TechCrunch and CrunchFund: The Conflict-of-Interest Controversy

9/6/11Follow @wroush

Is TechCrunch coming apart at the seams, or is it simply going through a leadership transition? Are we witnessing the breakdown of an ill-conceived marriage, or do the events of the last few days amount to publicity ploy—a Britney Spears-style public meltdown, cynically designed to keep the media spotlight fixed in the company’s direction ahead of its big Disrupt conference next week?

All of these interpretations, and many more, are on offer around the Web as debate continues over last week’s news that Michael Arrington, the contentious and controversial founder of the San Francisco-based tech news outlet, is starting a venture capital fund. Very little about this story is clear, starting with where Arrington actually works now. The latest word from AOL, which acquired TechCrunch last fall, seems to be that Arrington no longer has an editorial role at the publication he founded in 2005, and that he’s now employed by AOL’s venture capital division. But even that much seems uncertain, as there are reports that Arrington will still write for TechCrunch (where writers are allowed to post with no oversight from editors), and Arrington himself continues to insist, in comments to the New York Times, that “I am TechCrunch and TechCrunch is me.” Today Arrington wrote that “my employment relationship with TechCrunch and AOL is not the core issue” and called on AOL to either grant TechCrunch “complete editorial independence” or sell the company back to its original shareholders.

This isn’t some minor Silicon Valley squabble—it’s a bona fide media brawl that has pulled in big names from the New York Times, Dow Jones, Fortune, and other major publications. But in case you didn’t spend your whole Labor Day weekend following the saga, I thought I’d try to distill it into a few concise links, in more or less chronological order:

—Back in March 2009, Arrington, a longtime angel investor, declared that he would sell off his technology investments. Despite his efforts at disclosure and transparency, Arrington said, the fact that he invested in technology companies was “a weak point that competitors and disgruntled entrepreneurs use to attack our credibility.” (Note: for some reason, Arrington’s 2009 post on this decision is currently attributed to TechCrunch writer Peter Ha.)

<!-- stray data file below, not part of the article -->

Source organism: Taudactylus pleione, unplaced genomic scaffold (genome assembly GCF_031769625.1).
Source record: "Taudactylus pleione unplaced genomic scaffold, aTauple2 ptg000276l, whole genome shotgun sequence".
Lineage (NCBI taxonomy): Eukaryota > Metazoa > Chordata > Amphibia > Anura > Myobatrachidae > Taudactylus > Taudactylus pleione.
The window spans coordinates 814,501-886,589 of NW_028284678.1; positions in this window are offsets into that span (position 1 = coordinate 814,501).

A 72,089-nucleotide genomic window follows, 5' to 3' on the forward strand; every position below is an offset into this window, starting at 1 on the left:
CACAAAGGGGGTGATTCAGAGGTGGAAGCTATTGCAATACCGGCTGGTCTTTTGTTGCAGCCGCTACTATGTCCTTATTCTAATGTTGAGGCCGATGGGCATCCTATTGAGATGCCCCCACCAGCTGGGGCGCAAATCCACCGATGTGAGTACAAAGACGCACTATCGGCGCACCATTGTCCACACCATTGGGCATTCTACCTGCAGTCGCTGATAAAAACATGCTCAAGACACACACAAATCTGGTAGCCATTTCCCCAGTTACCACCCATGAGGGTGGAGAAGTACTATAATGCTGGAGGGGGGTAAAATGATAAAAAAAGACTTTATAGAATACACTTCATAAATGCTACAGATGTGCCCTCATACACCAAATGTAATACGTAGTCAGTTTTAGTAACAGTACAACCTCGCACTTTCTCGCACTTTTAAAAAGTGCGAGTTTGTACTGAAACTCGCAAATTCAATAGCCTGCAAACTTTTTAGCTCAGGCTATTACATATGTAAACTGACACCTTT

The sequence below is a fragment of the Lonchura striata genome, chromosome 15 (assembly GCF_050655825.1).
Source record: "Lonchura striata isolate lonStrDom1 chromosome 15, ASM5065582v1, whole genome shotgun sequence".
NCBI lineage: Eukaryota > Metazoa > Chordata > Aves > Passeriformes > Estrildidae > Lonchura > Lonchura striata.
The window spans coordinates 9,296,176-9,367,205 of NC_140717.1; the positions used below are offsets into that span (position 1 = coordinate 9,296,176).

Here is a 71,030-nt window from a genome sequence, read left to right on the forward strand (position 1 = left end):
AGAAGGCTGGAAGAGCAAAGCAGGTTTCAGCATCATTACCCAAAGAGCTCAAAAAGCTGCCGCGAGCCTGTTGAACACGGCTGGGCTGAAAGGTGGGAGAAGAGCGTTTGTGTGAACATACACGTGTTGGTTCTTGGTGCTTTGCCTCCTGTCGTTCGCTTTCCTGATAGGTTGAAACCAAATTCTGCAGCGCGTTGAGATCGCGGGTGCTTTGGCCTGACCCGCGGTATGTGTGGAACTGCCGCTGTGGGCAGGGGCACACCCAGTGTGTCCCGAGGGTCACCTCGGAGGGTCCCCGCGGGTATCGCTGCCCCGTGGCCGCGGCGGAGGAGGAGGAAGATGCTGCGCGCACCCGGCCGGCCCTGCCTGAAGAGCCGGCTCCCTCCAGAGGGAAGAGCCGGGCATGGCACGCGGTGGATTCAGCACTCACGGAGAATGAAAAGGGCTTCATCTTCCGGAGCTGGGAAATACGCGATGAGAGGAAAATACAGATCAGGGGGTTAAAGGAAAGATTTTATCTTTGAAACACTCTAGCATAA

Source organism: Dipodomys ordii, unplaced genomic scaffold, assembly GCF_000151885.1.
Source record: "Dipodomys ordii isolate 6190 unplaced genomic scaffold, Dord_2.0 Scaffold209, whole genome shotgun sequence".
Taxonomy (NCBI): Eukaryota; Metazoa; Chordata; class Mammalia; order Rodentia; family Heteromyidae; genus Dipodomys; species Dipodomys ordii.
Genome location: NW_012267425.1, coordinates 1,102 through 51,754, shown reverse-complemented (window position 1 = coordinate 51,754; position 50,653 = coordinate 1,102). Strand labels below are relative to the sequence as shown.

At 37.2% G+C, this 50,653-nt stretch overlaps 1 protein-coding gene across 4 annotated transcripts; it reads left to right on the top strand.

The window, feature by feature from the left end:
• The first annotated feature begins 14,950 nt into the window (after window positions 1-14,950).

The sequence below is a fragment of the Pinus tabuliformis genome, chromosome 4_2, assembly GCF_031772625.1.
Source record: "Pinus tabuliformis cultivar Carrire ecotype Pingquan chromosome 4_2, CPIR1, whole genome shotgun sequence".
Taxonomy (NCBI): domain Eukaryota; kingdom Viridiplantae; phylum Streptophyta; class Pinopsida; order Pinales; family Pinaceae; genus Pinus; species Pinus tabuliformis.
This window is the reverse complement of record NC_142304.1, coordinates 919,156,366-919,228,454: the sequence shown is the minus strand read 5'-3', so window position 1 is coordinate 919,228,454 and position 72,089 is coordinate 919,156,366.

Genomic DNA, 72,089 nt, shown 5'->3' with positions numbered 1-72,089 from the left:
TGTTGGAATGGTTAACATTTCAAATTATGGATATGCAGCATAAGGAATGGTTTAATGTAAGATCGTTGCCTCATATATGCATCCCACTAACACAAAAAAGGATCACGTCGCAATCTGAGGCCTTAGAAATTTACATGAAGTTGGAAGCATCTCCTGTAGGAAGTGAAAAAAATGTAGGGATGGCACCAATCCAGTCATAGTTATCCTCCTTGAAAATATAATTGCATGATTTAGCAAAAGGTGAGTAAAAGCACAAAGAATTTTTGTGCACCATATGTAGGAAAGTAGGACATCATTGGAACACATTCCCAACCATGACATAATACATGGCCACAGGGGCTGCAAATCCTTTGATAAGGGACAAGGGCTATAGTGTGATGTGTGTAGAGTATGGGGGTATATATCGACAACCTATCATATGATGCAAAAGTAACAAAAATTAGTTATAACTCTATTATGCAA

—This April, Arrington updated his investment policy, saying that he was getting back into the game. He acknowledged that he had invested in Shawn Fanning’s latest startup, Supyo, and Kevin Rose’s new startup, Milk, and said he had become a limited partner at Benchmark Capital and Jeff Clavier’s Softtech VC.

—Last Thursday, Fortune’s Dan Primack was one of the first to report that Arrington and Patrick Gallagher of VantagePoint Venture Partners were assembling a $20 million venture fund, to be called CrunchFund, with AOL as the main limited partner. Primack said the fund had raised smaller investments from Sequioa Capital, Greylock Partners, and Kleiner Perkins Caufield & Byers.

—Reporters at AOL media sites—including the Huffington Post, which oversees TechCrunch—are prohibited from investing in the companies they cover. But in an interview Thursday, AOL CEO Tim Armstrong told Claire Cain Miller of the New York Times that the company had made an exception for Arrington. ”TechCrunch is a different property and they have different standards,” Armstrong said. ”We have a traditional understanding of journalism with the exception of TechCrunch, which is different but is transparent about it.” Armstrong confirmed in the Times article that AOL had put about $10 million into CrunchFund, which he said would operate separately from the firm’s existing venture operation, AOL Ventures. And the article made it clear that CrunchFund’s pitch to its own investors was that Arrington’s TechCrunch credentials would give him access to choice “deal flow,” Silicon Valley jargon for the stream of business plans submitted by entrepreneurs seeking funding. “His value is with his Rolodex,” ubiquitous angel investor Ron Conway told Miller.